Tip 8: Try and get to know your nurseries, schools and playgroups as much as possible. For example, I found that the playgroup I attended actually valued my experience and would sometimes ask me to speak to parents who were struggling with a particular issue with their child. Be friendly and professional at all times – this will help build you reputation with local parents and other settings.

Being aware of threats is important in any business – including childminding

You can’t keep running along with your eyes closed hoping that if you don’t look at a problem that it will go away. Your business is important and I am sorry if you have been or are being affected by any of the issues listed here. Being aware of the competition, knowledge of what issues affect you is generally the first step to finding a solution.


More tips:

Turn ‘threats’ into ‘opportunities’

In business one strategy is to turn ‘threats’ into ‘opportunities’. In other words, if a nursery opens in your neighbourhood, you need to be aware. Then you need to make a plan for how you are going to make sure you don’t lose business to the new nursery. Why is the service you offer BETTER than that nursery for example? How do you communicate this message to parents in your area?

Take control of the issues you can: 

Promote yourself. What makes your business unique? Why should parents continue to choose you over nursery or cheaper option?

Be smart about what childminding paperwork you do. Don’t do too much. Don’t do the paperwork FOR Ofsted; do it because it is useful.

If you want to be seen as a professional by parents, nursery workers and health visitors, your Progress Checks, and other information that you share need to be of professional quality.

Remember that this is your BUSINESS, so do the maths. Check your hourly rate is sustainable. If you can’t afford to take on part time children then don’t let them fill up your spaces. Don’t offer funded hours if you can’t afford to. Write it down properly and work out what you can afford. Don’t be afraid to say no!

Good luck for 2023! And please don’t make a rash new year’s decision to quit childminding until you’ve asked yourself these 13 questions….

Childminding Best Practice Newsletter

Sign up for the free Childminding Best Practice Newsletter here I will send you best practice ideas, childminding news, EYFS tips, outstanding ideas, stories from other childminders, arts and crafts project templates, new products, and links.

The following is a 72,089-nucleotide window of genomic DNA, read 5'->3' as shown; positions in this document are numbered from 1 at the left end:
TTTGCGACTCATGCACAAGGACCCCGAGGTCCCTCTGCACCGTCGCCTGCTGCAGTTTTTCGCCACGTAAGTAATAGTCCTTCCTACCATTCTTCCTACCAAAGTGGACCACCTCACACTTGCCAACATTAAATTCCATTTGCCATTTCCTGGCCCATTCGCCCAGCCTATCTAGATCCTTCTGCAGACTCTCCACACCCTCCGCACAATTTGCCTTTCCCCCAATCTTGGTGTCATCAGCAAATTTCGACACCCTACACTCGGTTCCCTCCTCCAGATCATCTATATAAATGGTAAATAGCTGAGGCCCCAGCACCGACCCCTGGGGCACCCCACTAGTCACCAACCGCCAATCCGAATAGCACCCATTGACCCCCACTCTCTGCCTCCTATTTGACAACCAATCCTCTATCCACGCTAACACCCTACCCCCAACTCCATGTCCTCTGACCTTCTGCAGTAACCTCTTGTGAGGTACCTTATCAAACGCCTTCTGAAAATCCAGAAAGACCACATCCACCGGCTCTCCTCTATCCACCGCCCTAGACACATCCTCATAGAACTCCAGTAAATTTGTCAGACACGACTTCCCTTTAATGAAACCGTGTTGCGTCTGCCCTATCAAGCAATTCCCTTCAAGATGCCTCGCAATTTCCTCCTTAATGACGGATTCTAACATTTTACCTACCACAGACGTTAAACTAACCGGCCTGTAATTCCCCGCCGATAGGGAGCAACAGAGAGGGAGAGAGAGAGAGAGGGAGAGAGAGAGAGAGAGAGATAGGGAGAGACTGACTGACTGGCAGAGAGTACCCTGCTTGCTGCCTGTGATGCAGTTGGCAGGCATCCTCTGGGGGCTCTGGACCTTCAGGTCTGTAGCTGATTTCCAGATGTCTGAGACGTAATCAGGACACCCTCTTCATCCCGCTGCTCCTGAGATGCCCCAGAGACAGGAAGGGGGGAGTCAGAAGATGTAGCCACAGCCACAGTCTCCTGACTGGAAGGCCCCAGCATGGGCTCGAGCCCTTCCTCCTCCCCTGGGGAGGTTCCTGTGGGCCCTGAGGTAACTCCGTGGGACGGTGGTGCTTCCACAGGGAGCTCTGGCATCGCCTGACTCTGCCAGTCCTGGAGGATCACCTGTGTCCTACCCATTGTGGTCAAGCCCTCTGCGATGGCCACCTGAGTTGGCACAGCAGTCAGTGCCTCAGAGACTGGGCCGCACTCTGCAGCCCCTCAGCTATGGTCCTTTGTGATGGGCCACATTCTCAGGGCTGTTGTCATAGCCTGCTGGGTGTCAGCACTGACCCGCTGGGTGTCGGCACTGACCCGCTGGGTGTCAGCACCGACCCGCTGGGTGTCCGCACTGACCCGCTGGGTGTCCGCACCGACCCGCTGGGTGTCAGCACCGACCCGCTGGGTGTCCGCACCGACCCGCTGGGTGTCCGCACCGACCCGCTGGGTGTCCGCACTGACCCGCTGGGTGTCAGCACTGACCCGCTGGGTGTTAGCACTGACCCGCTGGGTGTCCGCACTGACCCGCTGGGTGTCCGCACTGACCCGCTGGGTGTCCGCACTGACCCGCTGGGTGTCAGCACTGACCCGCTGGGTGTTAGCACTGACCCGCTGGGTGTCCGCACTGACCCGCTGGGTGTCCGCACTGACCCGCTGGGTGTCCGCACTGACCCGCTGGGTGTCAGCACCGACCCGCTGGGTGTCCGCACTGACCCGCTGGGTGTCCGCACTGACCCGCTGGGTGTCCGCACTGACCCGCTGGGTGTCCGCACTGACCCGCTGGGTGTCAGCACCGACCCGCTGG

About Kids To Go

Kids To Go was established in 2008. Products include the Ultimate Childminding Checklist, and best practice resources promoting diversity, safety and childminding in the great outdoors (Forest Childcare).

kidstogo.co.uk


https://www.facebook.com/Kidstogo.CMbest.practice

Eight essential books for childminders of very young children

Books are a must have in every childminding and early years setting. I love children’s books and have a vast collection that I picked up over the years, from classic early years books that everyone will recognise through to rare books that are out of publication and on to brand new books which have just hit the shelves in bookshops. I am still discovering beautiful new books all the time and could probably end up filling my whole house. I think it is very important to introduce books to children as soon as possible so my collection also includes lots of books aimed at the very youngest children. However, if I could only have eight books for babies these would be my absolute essentials:

1) An early years classic to carry on traditions:

One of the very special things about reading books to small children is that it creates lovely memories for both the adult and the child. I read about a question an Ofsted Inspector recently asked a childminder: ‘which books have you read to the children so often that they know all the words?’ This possibly does not apply to our youngest children who are not yet speaking so I would ask, ‘which book have you read so often that the children will remember it when they read it to their children?